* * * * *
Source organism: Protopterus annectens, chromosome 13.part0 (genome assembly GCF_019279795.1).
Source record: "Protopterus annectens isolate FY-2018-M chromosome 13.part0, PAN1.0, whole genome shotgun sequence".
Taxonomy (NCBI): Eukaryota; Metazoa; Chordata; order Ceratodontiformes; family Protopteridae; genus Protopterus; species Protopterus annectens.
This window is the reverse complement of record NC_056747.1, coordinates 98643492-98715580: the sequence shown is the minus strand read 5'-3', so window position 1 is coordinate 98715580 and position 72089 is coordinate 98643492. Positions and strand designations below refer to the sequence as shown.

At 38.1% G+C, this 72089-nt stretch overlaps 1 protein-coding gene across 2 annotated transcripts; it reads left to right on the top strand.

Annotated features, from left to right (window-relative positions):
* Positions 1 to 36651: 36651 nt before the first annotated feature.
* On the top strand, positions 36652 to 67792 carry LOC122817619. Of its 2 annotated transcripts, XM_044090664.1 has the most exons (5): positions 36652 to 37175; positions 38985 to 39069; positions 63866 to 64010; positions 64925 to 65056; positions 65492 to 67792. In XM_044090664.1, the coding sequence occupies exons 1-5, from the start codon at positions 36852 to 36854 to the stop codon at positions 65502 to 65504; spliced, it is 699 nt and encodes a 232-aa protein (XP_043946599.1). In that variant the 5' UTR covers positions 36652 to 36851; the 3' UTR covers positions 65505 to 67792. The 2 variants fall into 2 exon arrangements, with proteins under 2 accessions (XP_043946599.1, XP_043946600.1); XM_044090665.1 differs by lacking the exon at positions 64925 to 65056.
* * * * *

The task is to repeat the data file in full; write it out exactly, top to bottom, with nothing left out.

Source organism: Protopterus annectens, chromosome 13.part0 (genome assembly GCF_019279795.1).
Source record: "Protopterus annectens isolate FY-2018-M chromosome 13.part0, PAN1.0, whole genome shotgun sequence".
Taxonomy (NCBI): Eukaryota; Metazoa; Chordata; order Ceratodontiformes; family Protopteridae; genus Protopterus; species Protopterus annectens.
This window is the reverse complement of record NC_056747.1, coordinates 98643492-98715580: the sequence shown is the minus strand read 5'-3', so window position 1 is coordinate 98715580 and position 72089 is coordinate 98643492. Positions and strand designations below refer to the sequence as shown.

At 38.1% G+C, this 72089-nt stretch overlaps 1 protein-coding gene across 2 annotated transcripts; it reads left to right on the top strand.

Annotated features, from left to right (window-relative positions):
* Positions 1 to 36651: 36651 nt before the first annotated feature.
* On the top strand, positions 36652 to 67792 carry LOC122817619. Of its 2 annotated transcripts, XM_044090664.1 has the most exons (5): positions 36652 to 37175; positions 38985 to 39069; positions 63866 to 64010; positions 64925 to 65056; positions 65492 to 67792. In XM_044090664.1, the coding sequence occupies exons 1-5, from the start codon at positions 36852 to 36854 to the stop codon at positions 65502 to 65504; spliced, it is 699 nt and encodes a 232-aa protein (XP_043946599.1). In that variant the 5' UTR covers positions 36652 to 36851; the 3' UTR covers positions 65505 to 67792. The 2 variants fall into 2 exon arrangements, with proteins under 2 accessions (XP_043946599.1, XP_043946600.1); XM_044090665.1 differs by lacking the exon at positions 64925 to 65056.